I hope to become an independent scientist with the confidence to ask novel and creative questions and to feel at home in the MRC, forming friendships and strong team bonds which will allow me to thrive as a researcher.”
PhD student Tania Atienzar will be supervised by Dr Akshay Bhinge on the project ‘Identifying drug targets for TDP43 proteinopathies’.
Tania said: “The award of this PhD studentship represents a pivotal milestone in my academic and professional journey, providing an invaluable opportunity to make meaningful contributions to the field of neurodegeneration. It will grant me the privilege of working at the forefront of scientific discovery to tackle the pressing challenges posed by neurodegenerative diseases, striving for a future where their profound impact can be reduced. I am hoping to harness the guidance and resources offered by the NIHR Exeter BRC to expand my scientific knowledge, gain experience in cutting-edge techniques, and benefit from the expertise of prominent researchers through interdisciplinary collaboration. I am also excited about joining the vibrant research community at the university and interacting with other PhD students to exchange ideas, provide mutual encouragement, and celebrate each other’s progress.”
PhD student Ben Bowhay will be supervised by Dr Owen Tomlinson on the project ‘Personalised pulmonary rehabilitation: harnessing the power of cardiopulmonary exercise testing‘.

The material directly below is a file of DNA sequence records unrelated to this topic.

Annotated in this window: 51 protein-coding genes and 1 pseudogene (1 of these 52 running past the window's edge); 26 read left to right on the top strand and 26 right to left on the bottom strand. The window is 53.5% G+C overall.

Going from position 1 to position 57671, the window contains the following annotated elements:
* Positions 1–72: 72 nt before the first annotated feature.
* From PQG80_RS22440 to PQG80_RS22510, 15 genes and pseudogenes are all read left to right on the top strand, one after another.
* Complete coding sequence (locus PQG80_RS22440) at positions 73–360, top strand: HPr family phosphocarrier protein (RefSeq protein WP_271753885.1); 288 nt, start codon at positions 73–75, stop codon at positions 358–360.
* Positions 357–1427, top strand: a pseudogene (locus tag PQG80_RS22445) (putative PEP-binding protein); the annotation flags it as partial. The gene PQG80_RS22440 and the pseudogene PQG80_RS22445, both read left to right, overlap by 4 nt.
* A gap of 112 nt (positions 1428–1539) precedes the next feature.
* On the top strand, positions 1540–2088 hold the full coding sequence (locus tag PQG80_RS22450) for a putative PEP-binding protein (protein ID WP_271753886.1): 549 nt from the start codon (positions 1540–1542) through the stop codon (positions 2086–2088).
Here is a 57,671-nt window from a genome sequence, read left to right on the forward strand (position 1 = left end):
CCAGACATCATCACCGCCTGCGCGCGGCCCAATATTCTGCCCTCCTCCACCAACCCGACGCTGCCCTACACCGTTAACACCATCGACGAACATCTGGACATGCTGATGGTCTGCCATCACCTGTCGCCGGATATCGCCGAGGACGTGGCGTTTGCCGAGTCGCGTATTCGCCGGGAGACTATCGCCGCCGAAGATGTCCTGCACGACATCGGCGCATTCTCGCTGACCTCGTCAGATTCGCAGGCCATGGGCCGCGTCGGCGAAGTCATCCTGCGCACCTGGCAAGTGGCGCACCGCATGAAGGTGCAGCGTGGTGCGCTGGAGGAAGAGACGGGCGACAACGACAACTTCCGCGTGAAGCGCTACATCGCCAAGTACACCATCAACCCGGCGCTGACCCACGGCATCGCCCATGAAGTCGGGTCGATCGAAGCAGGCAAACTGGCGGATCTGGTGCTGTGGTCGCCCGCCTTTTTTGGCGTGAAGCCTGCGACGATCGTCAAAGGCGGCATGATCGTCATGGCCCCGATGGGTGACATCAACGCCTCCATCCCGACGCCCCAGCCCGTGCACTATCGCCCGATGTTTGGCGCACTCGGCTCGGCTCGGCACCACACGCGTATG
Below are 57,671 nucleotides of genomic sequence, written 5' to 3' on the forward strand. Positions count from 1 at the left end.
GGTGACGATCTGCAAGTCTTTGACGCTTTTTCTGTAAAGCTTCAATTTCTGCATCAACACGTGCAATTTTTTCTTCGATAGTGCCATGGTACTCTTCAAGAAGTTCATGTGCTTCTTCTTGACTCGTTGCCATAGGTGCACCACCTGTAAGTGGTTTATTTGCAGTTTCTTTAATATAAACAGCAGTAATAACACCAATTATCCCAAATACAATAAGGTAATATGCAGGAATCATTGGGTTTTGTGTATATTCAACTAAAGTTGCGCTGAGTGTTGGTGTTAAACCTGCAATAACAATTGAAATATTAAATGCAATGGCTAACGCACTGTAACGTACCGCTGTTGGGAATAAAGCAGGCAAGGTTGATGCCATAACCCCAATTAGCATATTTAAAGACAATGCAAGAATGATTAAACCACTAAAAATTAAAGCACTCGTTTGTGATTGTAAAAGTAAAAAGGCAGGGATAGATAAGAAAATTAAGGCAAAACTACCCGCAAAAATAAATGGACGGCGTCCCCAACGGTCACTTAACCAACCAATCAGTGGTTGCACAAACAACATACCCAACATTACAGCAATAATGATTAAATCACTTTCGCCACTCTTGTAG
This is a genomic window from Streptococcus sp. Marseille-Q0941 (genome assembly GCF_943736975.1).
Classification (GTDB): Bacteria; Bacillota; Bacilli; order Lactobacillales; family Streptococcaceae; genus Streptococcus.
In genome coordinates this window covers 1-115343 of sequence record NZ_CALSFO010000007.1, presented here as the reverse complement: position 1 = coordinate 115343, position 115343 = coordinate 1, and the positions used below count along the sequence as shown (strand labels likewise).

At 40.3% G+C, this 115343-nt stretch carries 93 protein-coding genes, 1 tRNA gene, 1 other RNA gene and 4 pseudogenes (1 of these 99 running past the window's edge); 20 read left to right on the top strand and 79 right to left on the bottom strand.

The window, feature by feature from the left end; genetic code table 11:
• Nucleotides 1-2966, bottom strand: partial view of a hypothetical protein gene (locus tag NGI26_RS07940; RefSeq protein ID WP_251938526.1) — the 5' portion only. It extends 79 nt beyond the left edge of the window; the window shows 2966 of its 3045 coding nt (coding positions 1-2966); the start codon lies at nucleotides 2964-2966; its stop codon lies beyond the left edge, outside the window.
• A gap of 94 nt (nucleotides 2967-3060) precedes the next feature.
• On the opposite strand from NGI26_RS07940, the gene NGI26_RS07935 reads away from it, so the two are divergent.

Ben said: “I’m really excited to start a PhD studentship at the NIHR Exeter Biomedical Research Centre. I’m so grateful for the offer, it gives me the platform to focus on my studies and achieve my ambitions and opens a wide range of opportunities for me to extend my knowledge, but also the chance to develop original research within a specialist field. I’m looking forward to meeting my supervisors this summer and cannot wait to commence my PhD journey at Exeter University in September.”
Martin Frith will be supervised by Dr Emma Dempster on the project ‘Developing a genomic biomarker for the early detection of Neurodegeneration’.
Martin said: “I’m delighted to have been awarded this studentship. I’ve always strived to make real contributions to the field of neurodegenerative research and this project presents an exciting opportunity for me to do so. I can’t wait to get stuck in and conduct research that has the potential to not only further our understanding of neurodegenerative disease diagnosis, but to also really improve the lives of those affected by neurodegenerative disease.
I’m hoping to gain a wide variety of skills that will help me to become a well-rounded scientist and prepare me for a future career in academia. I’m excited to be able to use the fantastic facilities to become proficient in genetics, bioinformatics, and molecular biology research techniques and to study an area of research that I’m passionate about.”
Suhel Ahmed will be supervised by Dr Elisa De Franco on the project ‘Studying rare genetic types of diabetes to identify genes essential for survival of insulin-producing cells’.